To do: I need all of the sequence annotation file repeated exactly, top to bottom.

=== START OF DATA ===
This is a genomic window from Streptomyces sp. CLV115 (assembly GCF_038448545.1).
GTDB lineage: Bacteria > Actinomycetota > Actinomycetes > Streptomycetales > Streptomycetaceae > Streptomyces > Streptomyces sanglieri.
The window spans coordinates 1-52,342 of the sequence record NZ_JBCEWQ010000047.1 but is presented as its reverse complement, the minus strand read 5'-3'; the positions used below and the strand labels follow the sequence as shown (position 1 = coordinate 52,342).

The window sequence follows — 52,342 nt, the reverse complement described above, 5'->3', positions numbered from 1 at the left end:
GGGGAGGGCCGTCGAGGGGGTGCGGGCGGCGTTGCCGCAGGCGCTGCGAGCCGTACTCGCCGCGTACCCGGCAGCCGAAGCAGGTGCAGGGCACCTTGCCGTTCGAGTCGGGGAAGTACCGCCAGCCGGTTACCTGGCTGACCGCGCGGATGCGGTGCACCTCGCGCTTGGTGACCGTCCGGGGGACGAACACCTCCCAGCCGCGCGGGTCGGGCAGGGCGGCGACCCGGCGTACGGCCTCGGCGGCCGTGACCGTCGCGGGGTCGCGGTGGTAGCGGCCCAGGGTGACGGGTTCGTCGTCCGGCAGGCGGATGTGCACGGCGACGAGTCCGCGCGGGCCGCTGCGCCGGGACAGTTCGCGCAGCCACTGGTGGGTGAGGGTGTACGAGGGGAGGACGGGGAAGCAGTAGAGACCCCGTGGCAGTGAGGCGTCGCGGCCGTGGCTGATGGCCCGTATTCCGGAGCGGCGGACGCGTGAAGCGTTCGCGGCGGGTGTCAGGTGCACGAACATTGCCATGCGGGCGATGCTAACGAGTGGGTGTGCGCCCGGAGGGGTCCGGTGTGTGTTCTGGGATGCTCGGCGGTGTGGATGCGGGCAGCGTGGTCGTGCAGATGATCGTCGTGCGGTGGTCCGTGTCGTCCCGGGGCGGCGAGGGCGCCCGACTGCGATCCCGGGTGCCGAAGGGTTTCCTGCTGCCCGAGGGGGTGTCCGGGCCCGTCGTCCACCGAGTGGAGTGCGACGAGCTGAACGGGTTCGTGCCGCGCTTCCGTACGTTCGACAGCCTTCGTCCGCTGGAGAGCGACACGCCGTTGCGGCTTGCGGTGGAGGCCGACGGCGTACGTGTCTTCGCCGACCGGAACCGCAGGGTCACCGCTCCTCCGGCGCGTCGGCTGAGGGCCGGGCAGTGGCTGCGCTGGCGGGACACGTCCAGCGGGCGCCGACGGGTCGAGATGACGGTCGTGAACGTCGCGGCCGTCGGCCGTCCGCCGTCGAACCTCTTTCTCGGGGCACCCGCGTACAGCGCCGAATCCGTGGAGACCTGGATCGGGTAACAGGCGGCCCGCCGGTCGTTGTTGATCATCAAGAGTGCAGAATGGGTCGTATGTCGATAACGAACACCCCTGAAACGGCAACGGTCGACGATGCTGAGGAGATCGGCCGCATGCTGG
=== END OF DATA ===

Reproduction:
This is a genomic window from Streptomyces sp. CLV115 (assembly GCF_038448545.1).
GTDB lineage: Bacteria > Actinomycetota > Actinomycetes > Streptomycetales > Streptomycetaceae > Streptomyces > Streptomyces sanglieri.
The window spans coordinates 1-52,342 of the sequence record NZ_JBCEWQ010000047.1 but is presented as its reverse complement, the minus strand read 5'-3'; the positions used below and the strand labels follow the sequence as shown (position 1 = coordinate 52,342).

The window sequence follows — 52,342 nt, the reverse complement described above, 5'->3', positions numbered from 1 at the left end:
GGGGAGGGCCGTCGAGGGGGTGCGGGCGGCGTTGCCGCAGGCGCTGCGAGCCGTACTCGCCGCGTACCCGGCAGCCGAAGCAGGTGCAGGGCACCTTGCCGTTCGAGTCGGGGAAGTACCGCCAGCCGGTTACCTGGCTGACCGCGCGGATGCGGTGCACCTCGCGCTTGGTGACCGTCCGGGGGACGAACACCTCCCAGCCGCGCGGGTCGGGCAGGGCGGCGACCCGGCGTACGGCCTCGGCGGCCGTGACCGTCGCGGGGTCGCGGTGGTAGCGGCCCAGGGTGACGGGTTCGTCGTCCGGCAGGCGGATGTGCACGGCGACGAGTCCGCGCGGGCCGCTGCGCCGGGACAGTTCGCGCAGCCACTGGTGGGTGAGGGTGTACGAGGGGAGGACGGGGAAGCAGTAGAGACCCCGTGGCAGTGAGGCGTCGCGGCCGTGGCTGATGGCCCGTATTCCGGAGCGGCGGACGCGTGAAGCGTTCGCGGCGGGTGTCAGGTGCACGAACATTGCCATGCGGGCGATGCTAACGAGTGGGTGTGCGCCCGGAGGGGTCCGGTGTGTGTTCTGGGATGCTCGGCGGTGTGGATGCGGGCAGCGTGGTCGTGCAGATGATCGTCGTGCGGTGGTCCGTGTCGTCCCGGGGCGGCGAGGGCGCCCGACTGCGATCCCGGGTGCCGAAGGGTTTCCTGCTGCCCGAGGGGGTGTCCGGGCCCGTCGTCCACCGAGTGGAGTGCGACGAGCTGAACGGGTTCGTGCCGCGCTTCCGTACGTTCGACAGCCTTCGTCCGCTGGAGAGCGACACGCCGTTGCGGCTTGCGGTGGAGGCCGACGGCGTACGTGTCTTCGCCGACCGGAACCGCAGGGTCACCGCTCCTCCGGCGCGTCGGCTGAGGGCCGGGCAGTGGCTGCGCTGGCGGGACACGTCCAGCGGGCGCCGACGGGTCGAGATGACGGTCGTGAACGTCGCGGCCGTCGGCCGTCCGCCGTCGAACCTCTTTCTCGGGGCACCCGCGTACAGCGCCGAATCCGTGGAGACCTGGATCGGGTAACAGGCGGCCCGCCGGTCGTTGTTGATCATCAAGAGTGCAGAATGGGTCGTATGTCGATAACGAACACCCCTGAAACGGCAACGGTCGACGATGCTGAGGAGATCGGCCGCATGCTGG